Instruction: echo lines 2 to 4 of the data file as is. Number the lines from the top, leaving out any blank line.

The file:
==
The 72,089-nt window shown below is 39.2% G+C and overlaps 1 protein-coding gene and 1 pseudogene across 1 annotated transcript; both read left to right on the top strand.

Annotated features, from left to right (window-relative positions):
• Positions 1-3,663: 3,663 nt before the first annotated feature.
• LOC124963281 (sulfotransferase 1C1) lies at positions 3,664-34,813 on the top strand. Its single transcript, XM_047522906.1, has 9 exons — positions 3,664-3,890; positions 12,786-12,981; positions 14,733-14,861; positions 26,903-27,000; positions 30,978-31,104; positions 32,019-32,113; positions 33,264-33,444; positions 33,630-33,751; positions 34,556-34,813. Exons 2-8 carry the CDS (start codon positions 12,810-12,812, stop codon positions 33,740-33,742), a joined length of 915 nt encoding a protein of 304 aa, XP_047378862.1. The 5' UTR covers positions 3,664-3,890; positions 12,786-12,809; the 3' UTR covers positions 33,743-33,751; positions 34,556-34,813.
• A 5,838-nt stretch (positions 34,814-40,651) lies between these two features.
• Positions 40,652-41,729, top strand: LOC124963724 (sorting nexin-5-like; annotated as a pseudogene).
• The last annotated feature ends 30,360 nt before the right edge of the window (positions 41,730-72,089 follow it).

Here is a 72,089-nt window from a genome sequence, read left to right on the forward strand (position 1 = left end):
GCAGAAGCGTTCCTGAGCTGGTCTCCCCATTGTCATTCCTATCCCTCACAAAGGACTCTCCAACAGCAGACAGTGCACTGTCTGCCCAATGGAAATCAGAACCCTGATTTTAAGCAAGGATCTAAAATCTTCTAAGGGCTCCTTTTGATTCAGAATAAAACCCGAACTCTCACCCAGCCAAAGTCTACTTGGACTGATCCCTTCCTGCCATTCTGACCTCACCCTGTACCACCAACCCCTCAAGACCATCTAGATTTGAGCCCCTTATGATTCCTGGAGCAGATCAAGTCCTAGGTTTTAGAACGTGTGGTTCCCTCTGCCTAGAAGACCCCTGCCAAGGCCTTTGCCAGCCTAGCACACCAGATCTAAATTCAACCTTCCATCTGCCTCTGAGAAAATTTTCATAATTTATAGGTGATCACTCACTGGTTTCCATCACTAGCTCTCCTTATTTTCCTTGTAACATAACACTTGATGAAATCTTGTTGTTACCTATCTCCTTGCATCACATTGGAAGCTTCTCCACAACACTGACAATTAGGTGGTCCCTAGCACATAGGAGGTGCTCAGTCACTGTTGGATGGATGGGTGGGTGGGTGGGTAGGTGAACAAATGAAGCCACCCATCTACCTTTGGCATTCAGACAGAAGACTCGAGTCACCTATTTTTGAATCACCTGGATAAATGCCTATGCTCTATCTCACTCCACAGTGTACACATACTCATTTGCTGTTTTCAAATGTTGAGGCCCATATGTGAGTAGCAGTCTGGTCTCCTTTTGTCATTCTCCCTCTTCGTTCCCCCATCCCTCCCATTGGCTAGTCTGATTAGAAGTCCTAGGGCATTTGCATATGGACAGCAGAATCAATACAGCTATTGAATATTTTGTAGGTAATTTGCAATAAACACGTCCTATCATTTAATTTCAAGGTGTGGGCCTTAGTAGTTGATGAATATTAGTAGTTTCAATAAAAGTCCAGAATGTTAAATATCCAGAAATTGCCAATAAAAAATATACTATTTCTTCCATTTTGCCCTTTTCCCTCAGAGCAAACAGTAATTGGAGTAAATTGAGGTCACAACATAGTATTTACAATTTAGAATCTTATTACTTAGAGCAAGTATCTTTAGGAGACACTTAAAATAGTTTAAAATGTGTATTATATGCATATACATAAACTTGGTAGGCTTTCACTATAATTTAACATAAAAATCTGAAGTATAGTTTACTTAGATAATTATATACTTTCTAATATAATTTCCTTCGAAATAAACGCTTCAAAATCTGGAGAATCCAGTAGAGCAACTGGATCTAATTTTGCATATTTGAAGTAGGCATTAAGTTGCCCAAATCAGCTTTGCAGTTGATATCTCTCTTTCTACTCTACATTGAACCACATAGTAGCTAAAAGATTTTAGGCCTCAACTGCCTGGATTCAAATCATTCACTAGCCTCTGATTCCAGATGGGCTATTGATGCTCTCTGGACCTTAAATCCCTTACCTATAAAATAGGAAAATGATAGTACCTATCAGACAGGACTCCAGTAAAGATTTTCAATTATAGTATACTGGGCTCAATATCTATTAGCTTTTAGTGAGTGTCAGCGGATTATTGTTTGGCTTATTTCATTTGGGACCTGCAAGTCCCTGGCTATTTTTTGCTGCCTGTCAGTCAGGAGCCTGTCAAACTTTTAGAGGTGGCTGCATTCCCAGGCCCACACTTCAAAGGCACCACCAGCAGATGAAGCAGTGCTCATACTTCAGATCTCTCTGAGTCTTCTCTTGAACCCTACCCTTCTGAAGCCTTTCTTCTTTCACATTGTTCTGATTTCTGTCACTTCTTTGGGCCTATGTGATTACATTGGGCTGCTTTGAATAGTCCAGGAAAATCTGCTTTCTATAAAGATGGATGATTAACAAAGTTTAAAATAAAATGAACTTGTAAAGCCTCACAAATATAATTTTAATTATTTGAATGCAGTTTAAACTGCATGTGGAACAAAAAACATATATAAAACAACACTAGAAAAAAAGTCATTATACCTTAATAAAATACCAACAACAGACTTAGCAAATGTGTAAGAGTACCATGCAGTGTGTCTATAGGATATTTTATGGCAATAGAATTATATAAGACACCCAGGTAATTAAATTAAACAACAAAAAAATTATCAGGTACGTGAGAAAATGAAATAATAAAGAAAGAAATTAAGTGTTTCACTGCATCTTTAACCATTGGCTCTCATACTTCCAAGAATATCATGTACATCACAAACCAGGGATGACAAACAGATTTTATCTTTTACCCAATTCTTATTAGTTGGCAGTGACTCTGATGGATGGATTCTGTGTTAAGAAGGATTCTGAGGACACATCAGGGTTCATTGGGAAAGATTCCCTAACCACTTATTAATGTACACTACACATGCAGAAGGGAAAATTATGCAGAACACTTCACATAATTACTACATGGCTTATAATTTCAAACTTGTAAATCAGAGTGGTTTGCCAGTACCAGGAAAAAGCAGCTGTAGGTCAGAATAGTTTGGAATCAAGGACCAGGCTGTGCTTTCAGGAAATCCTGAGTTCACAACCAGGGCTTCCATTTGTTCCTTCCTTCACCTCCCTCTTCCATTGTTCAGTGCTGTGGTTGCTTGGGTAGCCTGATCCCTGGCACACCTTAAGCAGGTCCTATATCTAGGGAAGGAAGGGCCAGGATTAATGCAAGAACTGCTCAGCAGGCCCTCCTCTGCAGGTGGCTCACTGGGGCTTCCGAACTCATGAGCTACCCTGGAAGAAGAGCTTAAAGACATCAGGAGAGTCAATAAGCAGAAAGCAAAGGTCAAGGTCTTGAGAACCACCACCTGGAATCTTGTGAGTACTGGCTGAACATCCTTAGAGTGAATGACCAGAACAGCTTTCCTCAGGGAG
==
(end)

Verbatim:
Annotated features, from left to right (window-relative positions):
• Positions 1-3,663: 3,663 nt before the first annotated feature.
• LOC124963281 (sulfotransferase 1C1) lies at positions 3,664-34,813 on the top strand. Its single transcript, XM_047522906.1, has 9 exons — positions 3,664-3,890; positions 12,786-12,981; positions 14,733-14,861; positions 26,903-27,000; positions 30,978-31,104; positions 32,019-32,113; positions 33,264-33,444; positions 33,630-33,751; positions 34,556-34,813. Exons 2-8 carry the CDS (start codon positions 12,810-12,812, stop codon positions 33,740-33,742), a joined length of 915 nt encoding a protein of 304 aa, XP_047378862.1. The 5' UTR covers positions 3,664-3,890; positions 12,786-12,809; the 3' UTR covers positions 33,743-33,751; positions 34,556-34,813.